I appreciate Troy’s generosity of spirit but let me add a dash of realism to the brew. Yes, I hired Troy — my very last hire, with Marc Thiessen, my successor. I hired Meghan too. Let me reassure Ricochet readers: this was not Christian altruism. This was hard-headed self-interest. These two people made me look better than I am. In many ways that’s the secret of life: hire people smarter than you are and give them free reign. I’ve been a little absent from Ricochet these last few weeks as this new future beckons. Let me say, publicly, that I have a hard time leaving my home at the Wall Street Journal, for which I worked over many years on three continents and in several war zones. Paul Gigot has been a superb editor, and though I know I have brought him grief for some of my stands, he has never inhibited me in the slightest. If I prove to be worthy as editorial page editor of the Post, it’s because I’ve had good bosses myself. Meghan and Troy are young, so please forgive their mistaken attribution to me of a wisdom that owes more to their talents.

  5. Pseudodionysius

    Congratulations Bill and may I suggest that what the Post really needs is more of us snippy commenters to cause the online page editors added grief each morning.

  6. Bill McGurn
    C

    Sometimes there’s a gread deal of wisdom in a snip…

  7. James Of England

    It is in no small part thanks to the company of Bill and his charming wife on an NR cruise that Mrs. Of England is happy to be on Ricochet, and comfortable with the thought of moving to live in a yet-unvisited USA. Bill’s discussion of deutero-Isaiah, in particular, remains the academic theological conversation that I think made her think and made her smile more than any other since we reunited.

    For me, Bill’s gift was helping me think through my thoughts and feelings about Romney at a point when I was feeling doubt (I wasn’t a huge fan of No Apologies), even though he mildly disagreed with my views.

    Whatever he talked about, he conveyed modesty, tremendous knowledge, and a reassuring persona that comforted you into almost forgetting the greatness of the man in whose presence you were. He was consistently fair, and generous in spirit even when talking about those he condemned. The Post is a combative newspaper, and his insight and wit will contribute to that, but it is particularly important for such a paper to be run by an unimpeachably and obviously good man.

    Great choice, NYP.

  8. Nick Stuart

    Knew there was a reason I liked the Post. The NY Post app on my phone is my daily newspaper. If it added just a little bit more national news to its mix it would seriously add its circulation.

    Looking forward to the opinion page under Bill’s guidance and fine hand.

  9. Vance Richards

    It’s nice to know that there will still be one NYC paper with an editorial page I can read without having my head explode. Of course, the dream job at the Post is writing the front and backpage headlines, but this is good too. Congratulations!

  10. Pseudodionysius
    Nick Stuart: Knew there was a reason I liked the Post. The NY Post app on my phone is my daily newspaper. If it added just a little bit more national news to its mix it would seriously add its circulation.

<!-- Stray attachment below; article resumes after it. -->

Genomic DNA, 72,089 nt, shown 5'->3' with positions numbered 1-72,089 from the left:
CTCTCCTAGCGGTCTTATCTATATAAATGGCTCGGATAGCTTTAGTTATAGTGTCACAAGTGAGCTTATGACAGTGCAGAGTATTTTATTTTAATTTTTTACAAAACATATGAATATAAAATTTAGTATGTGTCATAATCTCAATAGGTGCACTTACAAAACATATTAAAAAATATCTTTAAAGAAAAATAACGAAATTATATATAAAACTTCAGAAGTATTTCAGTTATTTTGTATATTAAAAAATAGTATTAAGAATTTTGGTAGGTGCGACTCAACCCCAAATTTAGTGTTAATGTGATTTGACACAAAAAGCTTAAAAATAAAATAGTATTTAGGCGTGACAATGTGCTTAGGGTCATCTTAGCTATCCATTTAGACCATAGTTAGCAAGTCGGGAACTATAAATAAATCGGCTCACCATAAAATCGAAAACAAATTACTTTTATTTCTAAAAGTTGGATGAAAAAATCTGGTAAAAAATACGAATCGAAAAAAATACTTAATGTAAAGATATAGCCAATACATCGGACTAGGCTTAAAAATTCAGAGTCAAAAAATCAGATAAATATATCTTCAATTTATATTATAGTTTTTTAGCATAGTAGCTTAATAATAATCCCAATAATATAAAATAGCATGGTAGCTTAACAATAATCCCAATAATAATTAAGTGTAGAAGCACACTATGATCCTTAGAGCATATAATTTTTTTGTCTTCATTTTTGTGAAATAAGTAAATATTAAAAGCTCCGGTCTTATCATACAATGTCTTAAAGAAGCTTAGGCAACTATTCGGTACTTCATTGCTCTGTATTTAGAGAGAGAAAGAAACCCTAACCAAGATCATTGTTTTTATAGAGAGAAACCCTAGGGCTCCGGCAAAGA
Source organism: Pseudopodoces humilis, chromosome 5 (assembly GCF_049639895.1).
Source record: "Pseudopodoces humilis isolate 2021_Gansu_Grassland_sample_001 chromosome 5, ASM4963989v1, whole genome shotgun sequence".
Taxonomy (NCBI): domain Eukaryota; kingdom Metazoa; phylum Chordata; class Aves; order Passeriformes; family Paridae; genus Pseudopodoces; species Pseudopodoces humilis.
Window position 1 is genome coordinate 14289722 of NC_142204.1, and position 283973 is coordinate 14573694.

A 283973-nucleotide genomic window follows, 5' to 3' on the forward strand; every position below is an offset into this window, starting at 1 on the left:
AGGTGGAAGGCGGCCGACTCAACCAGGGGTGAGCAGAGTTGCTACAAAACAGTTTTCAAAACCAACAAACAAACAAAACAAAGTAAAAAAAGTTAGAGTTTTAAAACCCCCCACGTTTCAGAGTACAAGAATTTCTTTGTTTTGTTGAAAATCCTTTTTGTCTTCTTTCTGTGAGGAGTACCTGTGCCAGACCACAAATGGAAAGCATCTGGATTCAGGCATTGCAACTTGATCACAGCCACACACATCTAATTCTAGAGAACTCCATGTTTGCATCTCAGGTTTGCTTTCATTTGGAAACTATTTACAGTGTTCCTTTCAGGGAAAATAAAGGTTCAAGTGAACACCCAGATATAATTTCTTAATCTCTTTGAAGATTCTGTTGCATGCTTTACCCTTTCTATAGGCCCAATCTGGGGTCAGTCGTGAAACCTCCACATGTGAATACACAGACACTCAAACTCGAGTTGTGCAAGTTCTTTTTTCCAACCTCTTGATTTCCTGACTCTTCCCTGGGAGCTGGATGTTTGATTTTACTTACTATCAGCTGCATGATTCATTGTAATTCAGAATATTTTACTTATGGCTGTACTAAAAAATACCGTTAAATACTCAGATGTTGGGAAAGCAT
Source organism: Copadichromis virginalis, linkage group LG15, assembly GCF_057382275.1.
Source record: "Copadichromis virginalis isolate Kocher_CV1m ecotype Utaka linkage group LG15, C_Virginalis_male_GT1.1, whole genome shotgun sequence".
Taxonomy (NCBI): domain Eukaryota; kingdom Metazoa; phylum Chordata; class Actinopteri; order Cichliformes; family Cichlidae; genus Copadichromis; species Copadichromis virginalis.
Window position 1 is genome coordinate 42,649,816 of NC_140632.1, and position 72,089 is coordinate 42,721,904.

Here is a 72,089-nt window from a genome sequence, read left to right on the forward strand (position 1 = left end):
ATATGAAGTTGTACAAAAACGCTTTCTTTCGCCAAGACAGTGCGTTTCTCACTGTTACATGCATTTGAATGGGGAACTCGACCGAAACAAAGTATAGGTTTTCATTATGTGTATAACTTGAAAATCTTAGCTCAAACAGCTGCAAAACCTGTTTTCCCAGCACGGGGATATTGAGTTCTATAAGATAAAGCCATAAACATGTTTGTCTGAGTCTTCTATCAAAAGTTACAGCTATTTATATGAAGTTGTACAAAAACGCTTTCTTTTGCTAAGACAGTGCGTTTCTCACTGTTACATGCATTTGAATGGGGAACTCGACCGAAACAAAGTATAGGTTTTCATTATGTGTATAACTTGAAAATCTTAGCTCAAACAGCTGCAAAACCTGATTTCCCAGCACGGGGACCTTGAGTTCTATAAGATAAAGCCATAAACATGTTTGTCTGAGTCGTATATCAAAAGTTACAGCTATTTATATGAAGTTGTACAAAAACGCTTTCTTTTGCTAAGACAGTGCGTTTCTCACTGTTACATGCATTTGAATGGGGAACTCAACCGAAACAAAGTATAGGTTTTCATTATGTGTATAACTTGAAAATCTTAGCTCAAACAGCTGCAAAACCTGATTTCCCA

Looking forward to the opinion page under Bill’s guidance and fine hand. · 24 minutes ago

    Thanks for the tip: I’ve just added it.

  11. Jan-Michael Rives

    But… But… What about “Main Street?”

  12. Joseph Eagar

    Congratulations.

  13. katievs

    whooo hoooo!  

    Hope dawns.  Maybe all isn’t totally lost, if a paper like that can still pull off a coup like this.

    I don’t envy Bill and family the coming flak, however.

    May God grant you thick  skins and light hearts to match your strong minds and staunch principles. May your illative sense be shrewd and searching and sure.  May your enemies be scattered.  And your courage high.  May your people skills multiply…

    There’s practically no virtue or grace you’re not going to urgently need for the journey ahead, frankly.

    Maybe not thrift or cheerfulness in poverty.  Though, those might come in handy, too, in case they cross a line.  Or demand that you cross one you can’t.

    Anyway, whatever.  I’m sure you’re up to it all.  Godspeed!

  14. flownover

    I bet this will get you a free subscription to Commentary. Talk about perks ! 

    Say hello to Mr Hamilton.

  15. Duane Oyen

    No doubt, Troy and Meghan will soon be Post columnists….

  16. Jimmy Carter

    Congratulations, McGurn (I can’t believe I’m contemplating subscribing to the ny post).

  17. Peter Robinson
    C

    I’m late to this party, Bill, but congratulations.  In all the wide, colorful world of American journalism, I can’t imagine any more wonderful fit between an editor and the page he edits than you’re about to display at the Post.

    Glorious news.

  18. Nanda Panjandrum

    Congratulations, Bill!  I’ll miss you on “Main Street”, but I’ll be happy to visit you at the NYP.

Want to comment on stories like these? Become a member today!

You'll have access to:

  • All Ricochet articles, posts and podcasts.
  • The conversation amongst our members.
  • The opportunity share your Ricochet experiences.

Join Today!

Already a Member? Sign In